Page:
Donal Lamont

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Bishop Donal Lamont (1911–2003) was an Irish-Rhodesian Catholic bishop and a Roman Catholic missionary to Africa who was best known for his fight against white minority rule in Rhodesia (now Zimbabwe).

Early years[edit]

Donal Raymond Lamont was born on July 27, 1911 at Ballycastle, in Northern Ireland. He was a pupil at the Carmelite school Terenure College, in Dublin. In 1929 he entered the Carmelite Order, doing his novitiate in Kinsale, County Cork.[1]

After studies at University College Dublin, he studied theology at St Albert's College, Rome and was ordained as a priest in Rome during July 1937. On returning to Ireland, he taught English literature at Terenure. In 1946 he volunteered to go to the new Carmelite mission in Southern Rhodesia (now Zimbabwe) and went with two companions to Umtali (now known as Mutare),[1] in the east of the country, and close to the border with Mozambique. In 1957, Umtali was given the status of a diocese, and Lamont appointed its first bishop.[2]

Purchased People[edit]

In 1959, Lamont wrote his first pastoral letter as a bishop, entitled Purchased People. This dealt with matters relating to racial prejudice and segregation, and was highly critical of the policies of the government of the time. The letter contained a strong denunciation of those who treated members of other races as inferior. He explicitly based this on the Catholic teaching on the dignity of the human person: "Should not reason and justice and every noble instinct of civilised man, and particularly of every Christian man, rebel at the thought of despising or branding with a stigma of inferiority, our neighbour with whom we share so much in common?". Throughout the letter, he repeatedly contrasted the attitudes and actions of the Rhodesian government and white minority with those that he regarded as authentically Christian.

The specific problems that he concentrated on were those of the confiscation of land, and governmental control of education. In particular he condemned the difference in educational opportunity available to children of the two racial groups, and accused the government of obstructing efforts by Christian missionaries to improve educational provision for black children: "Missionaries have been waiting, quite literally for years, for permission from the State to open the most elementary kind of village schools which the African people require and demand and are willing to erect at their own expense; and the applications, detailed and in writing, are still ungranted."


When Ian Smith came to power and declared independence in 1965, Bishop Lamont was horrified. He had been a long-time critic of the policies of the Rhodesian government, saying they were racist. Amongst his criticism, Lamont wrote an open letter to Ian Smith, then Prime Minister of Rhodesia, saying "Far from your policies defending Christianity and Western civilization, as you claim, they mock the law of Christ and make Communism attractive to the African people." In other writings he declared Rhodesia's constitution and land apportionment laws to be segregationist, unfair and "a direct contradiction of the New Testament's teaching". He denounced the white people in power in the country as a colonial-style clique while praising black leaders and their guerrillas as freedom fighters.[2]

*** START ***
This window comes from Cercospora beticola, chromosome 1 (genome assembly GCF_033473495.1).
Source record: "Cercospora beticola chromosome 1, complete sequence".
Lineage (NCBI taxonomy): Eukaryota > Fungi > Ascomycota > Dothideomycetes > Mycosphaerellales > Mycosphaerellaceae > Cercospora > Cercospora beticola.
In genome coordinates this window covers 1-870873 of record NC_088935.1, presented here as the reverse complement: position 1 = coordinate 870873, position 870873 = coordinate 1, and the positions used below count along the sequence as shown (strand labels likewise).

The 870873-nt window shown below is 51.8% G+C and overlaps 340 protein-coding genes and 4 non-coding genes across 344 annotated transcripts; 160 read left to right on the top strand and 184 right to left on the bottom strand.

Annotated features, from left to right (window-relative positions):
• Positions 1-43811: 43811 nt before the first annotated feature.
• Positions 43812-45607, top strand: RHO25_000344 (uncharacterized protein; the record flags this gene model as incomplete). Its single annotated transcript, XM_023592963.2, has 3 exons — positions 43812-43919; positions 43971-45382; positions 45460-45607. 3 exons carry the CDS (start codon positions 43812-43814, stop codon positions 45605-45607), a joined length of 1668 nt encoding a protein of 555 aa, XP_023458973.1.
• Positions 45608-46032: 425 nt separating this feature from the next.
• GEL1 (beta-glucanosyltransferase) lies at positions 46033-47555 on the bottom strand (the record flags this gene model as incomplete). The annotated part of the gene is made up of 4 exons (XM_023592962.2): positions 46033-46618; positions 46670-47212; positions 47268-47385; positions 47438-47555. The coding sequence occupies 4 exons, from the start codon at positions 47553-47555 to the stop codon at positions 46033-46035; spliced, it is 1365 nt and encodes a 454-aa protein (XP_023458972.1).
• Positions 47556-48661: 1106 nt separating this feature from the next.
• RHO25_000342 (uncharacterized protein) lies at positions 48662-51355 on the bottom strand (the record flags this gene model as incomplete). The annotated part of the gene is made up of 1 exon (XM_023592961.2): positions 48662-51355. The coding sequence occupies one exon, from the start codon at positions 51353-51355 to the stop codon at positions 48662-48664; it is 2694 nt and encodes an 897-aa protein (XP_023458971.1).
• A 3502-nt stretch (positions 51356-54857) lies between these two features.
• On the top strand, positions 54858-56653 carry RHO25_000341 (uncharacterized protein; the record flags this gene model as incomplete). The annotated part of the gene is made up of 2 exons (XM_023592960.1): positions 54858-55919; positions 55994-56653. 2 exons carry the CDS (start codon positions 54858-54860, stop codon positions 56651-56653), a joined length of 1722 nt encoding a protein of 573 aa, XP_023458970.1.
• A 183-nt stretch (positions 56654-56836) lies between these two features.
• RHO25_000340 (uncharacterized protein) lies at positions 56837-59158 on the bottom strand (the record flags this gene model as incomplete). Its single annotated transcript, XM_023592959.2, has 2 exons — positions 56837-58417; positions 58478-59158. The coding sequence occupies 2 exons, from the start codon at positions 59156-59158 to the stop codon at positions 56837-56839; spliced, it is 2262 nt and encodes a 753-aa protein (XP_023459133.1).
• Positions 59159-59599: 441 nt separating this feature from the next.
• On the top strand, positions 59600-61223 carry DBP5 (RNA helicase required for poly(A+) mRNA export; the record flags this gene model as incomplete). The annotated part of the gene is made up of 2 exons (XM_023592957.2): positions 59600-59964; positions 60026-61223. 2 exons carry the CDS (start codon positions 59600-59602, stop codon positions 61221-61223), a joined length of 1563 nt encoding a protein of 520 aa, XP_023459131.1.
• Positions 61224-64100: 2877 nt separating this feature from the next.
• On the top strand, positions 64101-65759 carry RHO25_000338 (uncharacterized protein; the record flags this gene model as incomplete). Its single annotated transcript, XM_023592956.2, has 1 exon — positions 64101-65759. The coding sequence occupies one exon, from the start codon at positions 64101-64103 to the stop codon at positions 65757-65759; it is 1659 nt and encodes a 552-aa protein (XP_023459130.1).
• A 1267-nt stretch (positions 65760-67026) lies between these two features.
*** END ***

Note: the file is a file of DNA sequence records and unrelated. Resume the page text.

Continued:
He continued to be highly critical of the Rhodesian government, speaking out against their segregationist policies[3] and also accusing them of responsibility for atrocities carried out by the armed forces.[4]

Trial and deportation[edit]

He was tried in 1976, accused of permitting nuns within his diocese to give medical aid to black guerrillas and advising the nuns not to report this to the authorities, for their own safety.[5][6] He pleaded guilty and was sentenced to ten years imprisonment with hard labour, which was reduced to four years on appeal. He was detained in Salisbury Hospital, where he received treatment for injuries caused in a car accident,[7] while the Rhodesian government made arrangements to have him deported. His Rhodesian citizenship was revoked and he was deported to Ireland in 1977. He was nominated for the Nobel Peace Prize in 1978.

After the fall of the Smith government, he returned to his diocese, but later resigned and his place was taken by an African bishop, Alexio Muchabaiwa. Lamont then retired to the Carmelite community at Terenure College, where he died on August 14, 2003.[2]


  1. ^ a b Millán Romeral, Fernando (2014). Donal Raymond Lamont. Madrid: Fundación Emmanuel Mounier. ISBN 978-8415809159. 
  2. ^ a b c The Telegraph: Obituary
  3. ^ "Church and State". The Tablet. 23 June 1973. 
  4. ^ "Alleged Atrocites". The Tablet. 8 February 1975. 
  5. ^ "Obituary: The Rt Rev Donald Lamont". The Guardian. Retrieved 31 January 2016. 
  6. ^ "Lamont's sentence". The Tablet. 9 October 1976. 
  7. ^ "Bishop Lamont". The Tablet. 5 March 1977. 

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